Angry protests, with attacks on Muslim Brotherhood offices in some Egyptian cities, didn't convince President Mohamed Morsi to backtrack on the sweeping powers he awarded himself over the weekend.
In other cities, protesters clashed with the president's supporters, and broke into or set fire to the local headquarters of the Muslim Brotherhood or its political party, the Freedom and Justice Party, in at least three cities.
The Tahrir demonstrations, the biggest since President Morsi took office, were a powerful rejection of the president's decision to sideline the judiciary, which had remained nearly the only check on his power. He already holds both executive and legislative authority.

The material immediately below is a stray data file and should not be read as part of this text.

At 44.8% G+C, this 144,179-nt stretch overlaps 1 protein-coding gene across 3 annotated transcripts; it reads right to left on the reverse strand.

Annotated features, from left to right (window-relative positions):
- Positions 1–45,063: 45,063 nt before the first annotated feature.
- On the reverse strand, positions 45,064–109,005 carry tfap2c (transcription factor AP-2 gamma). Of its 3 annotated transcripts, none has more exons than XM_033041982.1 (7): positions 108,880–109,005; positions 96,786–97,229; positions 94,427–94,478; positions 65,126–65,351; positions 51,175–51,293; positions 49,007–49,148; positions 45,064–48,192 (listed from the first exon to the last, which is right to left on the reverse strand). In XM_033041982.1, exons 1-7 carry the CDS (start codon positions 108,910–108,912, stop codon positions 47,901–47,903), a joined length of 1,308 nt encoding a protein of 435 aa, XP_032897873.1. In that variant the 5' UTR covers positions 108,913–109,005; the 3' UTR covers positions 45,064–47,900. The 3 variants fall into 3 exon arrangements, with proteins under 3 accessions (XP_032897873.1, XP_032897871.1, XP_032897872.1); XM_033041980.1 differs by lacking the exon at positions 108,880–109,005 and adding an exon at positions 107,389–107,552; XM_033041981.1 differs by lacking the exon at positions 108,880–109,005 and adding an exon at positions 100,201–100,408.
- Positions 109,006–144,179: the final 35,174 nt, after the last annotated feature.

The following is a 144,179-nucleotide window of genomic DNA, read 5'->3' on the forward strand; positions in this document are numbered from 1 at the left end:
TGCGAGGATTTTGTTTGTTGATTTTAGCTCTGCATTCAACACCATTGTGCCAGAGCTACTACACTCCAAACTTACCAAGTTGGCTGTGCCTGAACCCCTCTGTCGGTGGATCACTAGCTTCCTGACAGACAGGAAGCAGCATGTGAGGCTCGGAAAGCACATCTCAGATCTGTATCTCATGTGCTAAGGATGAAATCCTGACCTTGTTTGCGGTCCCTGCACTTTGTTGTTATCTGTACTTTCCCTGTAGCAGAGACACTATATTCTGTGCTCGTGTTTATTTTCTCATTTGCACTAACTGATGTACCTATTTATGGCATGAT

"This decision is unjust. It makes Morsi into another dictator," says Rabab el Khatib, a doctoral student in economics, in Tahrir. She said the large turnout would force Morsi to retract the decision. "The Muslim Brotherhood must know that they are not the only ones in Egypt," she says, referring to the Islamist movement Morsi hails from. "The Egyptian people are much more than the Brotherhood. We are here, and we are strong, and we will not accept this decision."
Morsi has signaled that he won't back down, with a presidential spokesman insisting to reporters that the president's new powers are temporary and necessary to allow a constitution to be written and a parliament election.
Demonstrators reveled in the fact that they had achieved such high turnout without Islamist participation. Since Mubarak's fall, protests that do not include the Muslim Brotherhood have struggled to match the turnout of those promoted by the highly organized group. Tonight, vendors sold roasted sweet potatoes and koshari, an Egyptian pasta dish, to the crowds that included men, women, and children from across the spectrum of Egyptian society. Some said the protest reminded them of the days of the uprising that ousted former President Hosni Mubarak in February 2011.